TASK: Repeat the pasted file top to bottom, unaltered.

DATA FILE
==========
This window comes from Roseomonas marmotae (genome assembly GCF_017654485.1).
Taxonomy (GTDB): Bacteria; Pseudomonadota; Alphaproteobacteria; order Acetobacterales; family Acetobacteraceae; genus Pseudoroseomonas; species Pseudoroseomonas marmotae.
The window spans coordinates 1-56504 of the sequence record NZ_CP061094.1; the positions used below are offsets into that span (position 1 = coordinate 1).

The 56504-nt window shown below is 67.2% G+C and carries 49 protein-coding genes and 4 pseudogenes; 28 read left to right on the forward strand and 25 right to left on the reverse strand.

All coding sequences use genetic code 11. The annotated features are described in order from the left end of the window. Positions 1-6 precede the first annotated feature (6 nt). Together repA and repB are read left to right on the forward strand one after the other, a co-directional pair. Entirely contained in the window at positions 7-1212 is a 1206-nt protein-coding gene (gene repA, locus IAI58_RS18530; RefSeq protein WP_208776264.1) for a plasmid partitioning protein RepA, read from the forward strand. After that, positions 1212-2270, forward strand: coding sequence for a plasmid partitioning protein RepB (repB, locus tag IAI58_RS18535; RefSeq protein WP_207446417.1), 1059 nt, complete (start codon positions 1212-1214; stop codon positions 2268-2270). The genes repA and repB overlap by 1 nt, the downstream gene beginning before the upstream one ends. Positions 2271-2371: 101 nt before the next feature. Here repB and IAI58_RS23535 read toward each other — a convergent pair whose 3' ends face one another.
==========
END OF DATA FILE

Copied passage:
This window comes from Roseomonas marmotae (genome assembly GCF_017654485.1).
Taxonomy (GTDB): Bacteria; Pseudomonadota; Alphaproteobacteria; order Acetobacterales; family Acetobacteraceae; genus Pseudoroseomonas; species Pseudoroseomonas marmotae.
The window spans coordinates 1-56504 of the sequence record NZ_CP061094.1; the positions used below are offsets into that span (position 1 = coordinate 1).

The 56504-nt window shown below is 67.2% G+C and carries 49 protein-coding genes and 4 pseudogenes; 28 read left to right on the forward strand and 25 right to left on the reverse strand.

All coding sequences use genetic code 11. The annotated features are described in order from the left end of the window. Positions 1-6 precede the first annotated feature (6 nt). Together repA and repB are read left to right on the forward strand one after the other, a co-directional pair. Entirely contained in the window at positions 7-1212 is a 1206-nt protein-coding gene (gene repA, locus IAI58_RS18530; RefSeq protein WP_208776264.1) for a plasmid partitioning protein RepA, read from the forward strand. After that, positions 1212-2270, forward strand: coding sequence for a plasmid partitioning protein RepB (repB, locus tag IAI58_RS18535; RefSeq protein WP_207446417.1), 1059 nt, complete (start codon positions 1212-1214; stop codon positions 2268-2270). The genes repA and repB overlap by 1 nt, the downstream gene beginning before the upstream one ends. Positions 2271-2371: 101 nt before the next feature. Here repB and IAI58_RS23535 read toward each other — a convergent pair whose 3' ends face one another.